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File Properties Commands

chattr Command Examples

With chattr command, you can make a file 'undeletable' even by root. Here are some common usage of the chattr command in Linux.

The chattr (character attribute) command allows you to set certain attributes by which you can secure files by accidental modification or deletion, even if you're root!

Yes, it can help you avoid encountering the "Oh! NO" moment.

So in this guide, I will share some practical examples of how you can use the chattr command on Linux.

chattr command in Linux

To use the chattr command, all you have to do is follow the simple command syntax:

chattr [operator] [flags] [filename]

Basically, you are given certain options in [operator] and [flags] by which you can tweak the behavior of the chattr command.

So let's have a look at the different options you get in each one starting.


In the chatter command, you are given the following operators:

Operator Description
+ Adds an attribute to the file.
- Removes an attribute from the file.
= Will keep the selected attributes as the only attributes that the file has.


Here are the flags that can be used to tweak the behavior of the chattr command:

Flag Description
A When used, the access time remains unchanged.
a Enables the append-only mode, where you can modify the file only by appending the additional data, but the file content can't be overridden.
S When used, the changes will be made to the disk synchronously.
i Activates the immutable mode when you can't make any changes to the file unless you have superuser privileges.
j When used, the changes are first made to the ext3 file journal before the file itself.
t It disables tail-merging.
d When used, it makes the dump utility ignore the specified file.
u When a file with the u attribute is deleted, the copy file is generated and can be used to recover the data which was removed unintentionally.
e Extent format attributes means file system is using extents to map file location of the disk. This attribute cannot be changed.

Now, let's look at some practical examples of the chattr command.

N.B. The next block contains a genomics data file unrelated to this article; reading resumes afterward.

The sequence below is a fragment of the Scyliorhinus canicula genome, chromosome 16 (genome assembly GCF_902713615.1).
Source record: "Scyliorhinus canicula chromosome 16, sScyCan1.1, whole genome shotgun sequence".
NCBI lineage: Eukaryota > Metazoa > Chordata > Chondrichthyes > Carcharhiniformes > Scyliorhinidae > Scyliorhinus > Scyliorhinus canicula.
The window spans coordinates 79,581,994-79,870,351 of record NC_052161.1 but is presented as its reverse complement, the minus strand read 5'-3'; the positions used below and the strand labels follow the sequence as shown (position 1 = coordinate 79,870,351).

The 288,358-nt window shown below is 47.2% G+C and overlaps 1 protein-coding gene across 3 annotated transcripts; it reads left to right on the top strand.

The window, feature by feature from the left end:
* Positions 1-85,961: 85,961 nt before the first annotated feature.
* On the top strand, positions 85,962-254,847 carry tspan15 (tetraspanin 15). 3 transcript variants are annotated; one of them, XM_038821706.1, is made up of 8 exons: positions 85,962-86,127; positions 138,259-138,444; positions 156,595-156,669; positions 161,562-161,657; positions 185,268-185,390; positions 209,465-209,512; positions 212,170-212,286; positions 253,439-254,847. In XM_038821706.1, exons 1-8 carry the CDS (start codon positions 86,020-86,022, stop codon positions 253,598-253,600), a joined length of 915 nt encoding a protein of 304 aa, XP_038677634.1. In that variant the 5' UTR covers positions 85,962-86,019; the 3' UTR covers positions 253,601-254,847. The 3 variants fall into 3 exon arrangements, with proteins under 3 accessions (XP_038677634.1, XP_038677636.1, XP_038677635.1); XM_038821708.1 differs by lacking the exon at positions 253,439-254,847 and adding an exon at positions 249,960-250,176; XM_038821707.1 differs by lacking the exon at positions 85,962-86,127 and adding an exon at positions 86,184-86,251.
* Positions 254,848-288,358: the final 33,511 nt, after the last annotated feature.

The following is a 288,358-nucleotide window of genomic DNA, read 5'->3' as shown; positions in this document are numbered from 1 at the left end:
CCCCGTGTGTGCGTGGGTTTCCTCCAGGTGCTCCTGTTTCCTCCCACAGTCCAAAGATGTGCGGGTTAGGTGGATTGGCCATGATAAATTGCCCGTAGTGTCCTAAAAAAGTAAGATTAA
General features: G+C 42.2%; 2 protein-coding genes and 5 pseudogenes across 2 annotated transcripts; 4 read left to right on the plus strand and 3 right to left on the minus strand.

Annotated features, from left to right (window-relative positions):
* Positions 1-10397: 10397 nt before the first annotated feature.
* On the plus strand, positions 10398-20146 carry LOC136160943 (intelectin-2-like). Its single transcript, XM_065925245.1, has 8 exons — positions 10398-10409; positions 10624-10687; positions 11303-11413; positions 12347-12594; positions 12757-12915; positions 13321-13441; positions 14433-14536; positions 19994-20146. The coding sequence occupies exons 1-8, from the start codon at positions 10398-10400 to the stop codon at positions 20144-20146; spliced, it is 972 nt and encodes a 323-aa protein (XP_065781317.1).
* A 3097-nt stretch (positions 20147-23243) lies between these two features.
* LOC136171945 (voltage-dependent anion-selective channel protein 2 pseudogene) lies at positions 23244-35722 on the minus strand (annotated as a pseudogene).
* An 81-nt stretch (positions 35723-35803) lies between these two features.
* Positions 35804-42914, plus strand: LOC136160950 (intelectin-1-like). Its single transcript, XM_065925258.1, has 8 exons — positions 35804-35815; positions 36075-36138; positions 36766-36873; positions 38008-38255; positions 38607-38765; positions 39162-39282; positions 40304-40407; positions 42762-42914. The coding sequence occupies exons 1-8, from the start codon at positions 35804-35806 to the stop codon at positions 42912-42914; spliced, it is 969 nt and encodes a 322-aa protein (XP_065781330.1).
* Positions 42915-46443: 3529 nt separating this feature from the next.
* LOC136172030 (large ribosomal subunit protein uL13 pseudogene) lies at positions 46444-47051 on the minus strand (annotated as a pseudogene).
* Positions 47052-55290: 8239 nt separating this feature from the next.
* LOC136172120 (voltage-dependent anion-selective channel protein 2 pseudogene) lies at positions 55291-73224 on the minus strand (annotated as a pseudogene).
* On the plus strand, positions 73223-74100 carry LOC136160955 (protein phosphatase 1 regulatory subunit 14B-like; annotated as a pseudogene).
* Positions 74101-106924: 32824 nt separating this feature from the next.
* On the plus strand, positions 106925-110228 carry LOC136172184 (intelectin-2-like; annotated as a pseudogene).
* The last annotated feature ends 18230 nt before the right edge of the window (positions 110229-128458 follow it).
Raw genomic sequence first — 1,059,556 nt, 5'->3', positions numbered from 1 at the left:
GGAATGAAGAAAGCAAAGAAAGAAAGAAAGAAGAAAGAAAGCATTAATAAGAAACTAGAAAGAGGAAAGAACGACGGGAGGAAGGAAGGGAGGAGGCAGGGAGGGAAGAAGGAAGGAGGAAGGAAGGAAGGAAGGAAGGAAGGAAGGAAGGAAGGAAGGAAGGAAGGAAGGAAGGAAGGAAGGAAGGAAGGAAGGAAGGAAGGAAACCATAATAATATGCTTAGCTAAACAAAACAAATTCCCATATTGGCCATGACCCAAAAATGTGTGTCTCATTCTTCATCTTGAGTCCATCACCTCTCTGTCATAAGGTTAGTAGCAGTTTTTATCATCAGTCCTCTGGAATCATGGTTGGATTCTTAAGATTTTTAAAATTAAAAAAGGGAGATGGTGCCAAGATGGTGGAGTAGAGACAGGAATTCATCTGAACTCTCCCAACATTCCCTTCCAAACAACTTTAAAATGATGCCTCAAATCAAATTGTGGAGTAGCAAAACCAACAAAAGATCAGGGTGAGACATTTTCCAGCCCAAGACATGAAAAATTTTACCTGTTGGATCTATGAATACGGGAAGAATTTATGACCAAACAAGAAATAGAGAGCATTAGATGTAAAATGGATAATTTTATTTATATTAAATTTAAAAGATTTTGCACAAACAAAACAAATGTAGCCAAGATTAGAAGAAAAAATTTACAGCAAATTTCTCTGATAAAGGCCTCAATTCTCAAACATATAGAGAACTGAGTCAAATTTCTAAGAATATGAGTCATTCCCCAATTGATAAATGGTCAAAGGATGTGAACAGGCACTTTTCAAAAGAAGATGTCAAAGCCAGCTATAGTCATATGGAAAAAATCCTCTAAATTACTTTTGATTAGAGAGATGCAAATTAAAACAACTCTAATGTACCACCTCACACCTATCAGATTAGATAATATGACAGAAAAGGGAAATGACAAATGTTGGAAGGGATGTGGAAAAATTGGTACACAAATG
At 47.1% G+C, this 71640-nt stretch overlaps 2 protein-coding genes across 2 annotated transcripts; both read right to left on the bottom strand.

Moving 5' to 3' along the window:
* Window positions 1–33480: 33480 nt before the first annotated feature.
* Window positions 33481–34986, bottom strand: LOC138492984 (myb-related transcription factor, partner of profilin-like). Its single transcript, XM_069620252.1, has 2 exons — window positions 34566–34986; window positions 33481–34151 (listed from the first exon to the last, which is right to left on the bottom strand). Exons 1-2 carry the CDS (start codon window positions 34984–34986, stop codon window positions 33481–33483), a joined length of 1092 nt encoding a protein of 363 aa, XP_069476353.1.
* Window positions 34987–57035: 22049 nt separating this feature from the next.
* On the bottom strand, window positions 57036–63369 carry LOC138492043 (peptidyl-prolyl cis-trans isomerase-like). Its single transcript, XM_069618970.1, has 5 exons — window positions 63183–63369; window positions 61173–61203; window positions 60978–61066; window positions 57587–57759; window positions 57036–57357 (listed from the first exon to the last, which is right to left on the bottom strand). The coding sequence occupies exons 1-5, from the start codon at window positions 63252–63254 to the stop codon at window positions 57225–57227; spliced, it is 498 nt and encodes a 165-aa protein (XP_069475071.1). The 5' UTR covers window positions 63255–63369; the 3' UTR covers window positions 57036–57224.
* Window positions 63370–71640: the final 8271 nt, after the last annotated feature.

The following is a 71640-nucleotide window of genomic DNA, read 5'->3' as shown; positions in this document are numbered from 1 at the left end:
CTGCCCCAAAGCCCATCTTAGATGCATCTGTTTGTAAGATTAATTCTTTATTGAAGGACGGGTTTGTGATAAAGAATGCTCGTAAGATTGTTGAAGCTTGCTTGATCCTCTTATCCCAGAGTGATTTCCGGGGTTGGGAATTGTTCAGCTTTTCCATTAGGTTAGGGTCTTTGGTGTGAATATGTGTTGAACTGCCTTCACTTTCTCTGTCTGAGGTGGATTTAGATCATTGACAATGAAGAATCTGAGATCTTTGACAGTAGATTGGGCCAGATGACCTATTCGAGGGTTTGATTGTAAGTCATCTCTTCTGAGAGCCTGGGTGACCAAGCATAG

Add read-only restriction to file using the chattr command

To set the read-only restriction, all you have to do is utilize the i flag and the file becomes immutable and can not be removed (even by the root!).

For the example, I will be using a simple text file named File.txt which has the following r/w/x permissions:

check read write permissions in Linux

Now, let's execute the chattr command with the i flag with the addition + operator:

sudo chattr +i File.txt

Once you do that, you can use the lsattr command to verify whether the attribute is set as intended:

lsattr File.txt
use lsattr command to check attributes of file

As you can see in the screenshot above, the i attribute has been set. Attribute e is always set (as explained in the table earlier).

And now, if you try to remove the file (even as a root), it won't permit you to do that:

With i attribute set with chattr, even root cannot delete a file

That's nice. But what if you actually want to delete the file? Well, for that, you will have to unset the attribute. Let me show you how.

Unset attributes using the chattr command

To unset the attribute, you will have to execute the chattr command in the following manner:

chattr -[attribute] Filename

Here, you will have to append the attribute you want to unset with the - operator.

For example, earlier, I used the i attribute to make it read-only, so if I have to unset that attribute, I will be using the following:

chattr -i File.txt

Once done, I can remove the file easily:

Set append-only restriction

So if you want to allow everyone to modify the file by appending the data only and restrict them from changing the existing data, here you go.

To set the append-only restriction, you will have to use the a flag with the + operator:

sudo chattr +a File.txt

Once you do that, you won't be able to override the existing data of the file (File.txt) in my case.

For example, here, I used the echoed string without any additional flags which means it should override the existing data by that new string:

Set append-only restriction using the chattr command

Set attributes to directories

You can set any attributes to a directory by using one additional flag -R.

Here, the -R flag will be applied recursively so that every content in the directory can take effect from a single command execution:

sudo chattr -R [attribute] Directory

For example, here, I have set the i attribute to the Test directory:

sudo chattr -R +i Test/

Now, if I try to remove the directory, it will throw an error:

unable to remove directory in linux

And as always, you can unset the attribute as I mentioned earlier in the guide.

Master the file permissions

I assume that if your workflow requires the use of the chattr command, you must be handling various users.

Linux File Permissions and Ownership Explained with Examples
Linux file permissions explained in simpler terms. Also learn how to change the file permissions and ownership in Linux in this detailed beginner’s guide.

And to manage users, there is no better way than using the chage command by which you can tinker with user account expiry itself:

What is SUID, GUID and Sticky Bit in Linux? How to Use Them?
You see an s instead of x in the file permissions? Linux has some special file permissions called SUID, GUID and Sticky Bit. Know more about them.

I hope you will find this guide helpful.

And if you have any doubts or suggestions, let me know in the comments.

Sagar Sharma